Version: 3.3.0
Container Classes

For historical reasons, wxWidgets uses custom container classes internally.

This was unfortunately unavoidable during a long time when the standard library wasn't widely available and can't be easily changed even now that it is for compatibility reasons. However, starting from version 3.3.0 these custom container classes are implemented in terms of the standard library classes by default and so are mostly interoperable with them.

This means that even if some wxWidgets function is documented as taking or returning a legacy container such as wxList<T> or wxArray<T>, you can work with them as if they were just std::list<T*> or std::vector<T>. For example, wxWidgets::GetChildren() is documented as returning a wxWindowList, which inherits from std::list<wxWindow*> and so can be used as such, e.g.

const auto& children = someFrame->GetChildren();
auto it = std::find(children.begin(), children.end(), someWindow);
if ( it != children.end() )
// ... do something with this window ...

You may still need to create wxWidgets containers to pass them to some wxWidgets function, e.g. wxDir::GetAllFiles() requires a wxArrayString to be passed in. However in this case you may still the object as if it were just a std::vector<wxString> and, other than that, there is no reason to use the container classes provided by wxWidgets anywhere in the new code, they only exist for backwards compatibility and standard library classes should be used by the application.

See also

Legacy Classes

This section contains a brief overview of the legacy container classes and is mostly useful if you need to maintain an existing code base using them – none of this is really necessary to know if you follow the advice above and treat all wxWidgets containers as if they were standard containers.

All these classes use macro-based machinery to define type-safe classes based on the generic implementation. Generally speaking, this consists of using one macro to declare a particular "instantiation" and then another one to actually define it, e.g. WX_DECLARE_LIST() and WX_DEFINE_LIST() for the linked lists or WX_DECLARE_OBJARRAY() and WX_DEFINE_OBJARRAY() for the arrays containing objects. The array classes storing primitive types, such as int, don't need to be declared and defined separately, and so only WX_DEFINE_ARRAY_INT() exists, without the matching "DECLARE" macro.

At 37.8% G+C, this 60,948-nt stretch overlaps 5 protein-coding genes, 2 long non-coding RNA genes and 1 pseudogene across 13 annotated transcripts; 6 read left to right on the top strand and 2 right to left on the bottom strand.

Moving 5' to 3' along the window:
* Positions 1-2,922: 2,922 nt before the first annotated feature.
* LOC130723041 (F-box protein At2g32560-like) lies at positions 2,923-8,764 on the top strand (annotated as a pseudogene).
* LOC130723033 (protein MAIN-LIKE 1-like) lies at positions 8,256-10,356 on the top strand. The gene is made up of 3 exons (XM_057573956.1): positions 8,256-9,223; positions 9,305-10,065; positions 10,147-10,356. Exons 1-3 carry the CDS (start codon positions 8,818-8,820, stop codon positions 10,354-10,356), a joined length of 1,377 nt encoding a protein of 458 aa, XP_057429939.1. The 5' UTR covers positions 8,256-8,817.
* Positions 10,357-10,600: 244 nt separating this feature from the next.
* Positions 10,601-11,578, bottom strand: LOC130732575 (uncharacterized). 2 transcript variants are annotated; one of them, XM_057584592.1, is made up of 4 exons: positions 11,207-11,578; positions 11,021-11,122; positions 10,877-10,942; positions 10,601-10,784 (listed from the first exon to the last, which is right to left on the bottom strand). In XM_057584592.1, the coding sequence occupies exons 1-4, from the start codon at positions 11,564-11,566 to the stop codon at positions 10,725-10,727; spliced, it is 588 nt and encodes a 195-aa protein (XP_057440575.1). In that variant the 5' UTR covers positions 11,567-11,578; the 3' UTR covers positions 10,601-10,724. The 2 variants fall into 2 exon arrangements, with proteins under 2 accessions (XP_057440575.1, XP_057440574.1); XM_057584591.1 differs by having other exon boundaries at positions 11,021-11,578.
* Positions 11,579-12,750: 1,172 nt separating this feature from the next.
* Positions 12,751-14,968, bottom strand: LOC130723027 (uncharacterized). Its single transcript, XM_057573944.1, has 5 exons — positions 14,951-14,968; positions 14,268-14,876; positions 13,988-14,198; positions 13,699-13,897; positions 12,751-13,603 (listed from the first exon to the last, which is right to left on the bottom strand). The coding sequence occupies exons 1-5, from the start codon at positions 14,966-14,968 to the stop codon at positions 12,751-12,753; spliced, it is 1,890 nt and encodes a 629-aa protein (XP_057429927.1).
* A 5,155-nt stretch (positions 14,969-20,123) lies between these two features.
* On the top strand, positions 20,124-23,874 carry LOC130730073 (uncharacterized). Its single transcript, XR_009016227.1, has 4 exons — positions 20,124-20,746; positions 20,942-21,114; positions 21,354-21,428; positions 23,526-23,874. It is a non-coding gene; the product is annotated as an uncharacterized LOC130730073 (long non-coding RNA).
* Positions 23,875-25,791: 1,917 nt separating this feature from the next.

The "DECLARE" macro declares a new container class containing the elements of given type and can be used in a header file and don't require the full declaration of the contained type. The "DEFINE" macros must be used in a place where the full declaration of container element class is in scope (i.e. not just forward declaration).

Finally, wxWidgets predefines several commonly used container classes. wxList itself is defined for compatibility with very old versions of wxWidgets as a list containing wxObjects and wxStringList as a list of C-style strings (char *). There are also a few predefined array classes including wxArrayInt, wxArrayLong, wxArrayPtrVoid and wxArrayString, similar to std::vector instantiations for int, long, void* and wxString respectively.

Different Implementations

Since wxWidgets 3.3.0, all legacy container classes are implemented in terms of the standard library classes. These implementations are mostly, but not completely, compatible with the implementation provided by wxWidgets itself which was used by default in the previous versions.

If the existing code doesn't compile with the implementation based on the standard containers, it's possible to rebuild the library to use the legacy implementation of them by setting wxUSE_STD_CONTAINERS option to 0. This is done by:

  • Either manually editing wx/msw/setup.h file to change the option of this value there for wxMSW.
  • Or using --disable-std_containers option when calling configure when building wxWidgets under Unix-like systems.
  • Or using -DwxUSE_STD_CONTAINERS=OFF when using CMake build system.

However a better approach is to update the legacy code to work with the new container classes implementation. In most cases this can be done in such a way that they still continue to work with the legacy implementation as well, thus allowing the application to compile with the default configurations of both wxWidgets 3.3 and 3.2 and even earlier versions.

Here are some modifications that may need to be done in order to make the existing compatible with the default build of wxWidgets 3.3:

  • wxList::compatibility_iterator must be used instead of wxList::Node* when iterating over the list contents. The compatibility_iterator class has the same semantics as a Node pointer but it is an object and not a pointer, so the old code doing
    for ( wxWindowList::Node *n = list.GetFirst(); n; n = n->GetNext() ) {
    // ... do something with *n ...
    can be mechanically rewritten as
    for ( wxWindowList::compatibility_iterator it = list.GetFirst();
    it = it->GetNext() ) {
    // ... do something with *it ...
    Of course, if compatibility with the previous wxWidgets versions is not important, an even better and simpler way to rewrite it is
    for ( const auto& elem: list ) {
    // ... do something with elem ...
  • wxSortedArrayString and wxArrayString are separate classes now and the former doesn't derive from the latter. If you need to convert a sorted array to a normal one, you must copy all the elements. Alternatively, you may avoid the use of wxSortedArrayString by using a normal array and calling its wxArrayString::Sort() method when needed.
  • WX_DEFINE_ARRAY_INT(bool) cannot be used because of the differences in std::vector<bool> specialization compared with the generic std::vector<> class. Please either use std::vector<bool> directly or use wxArrayInt instead.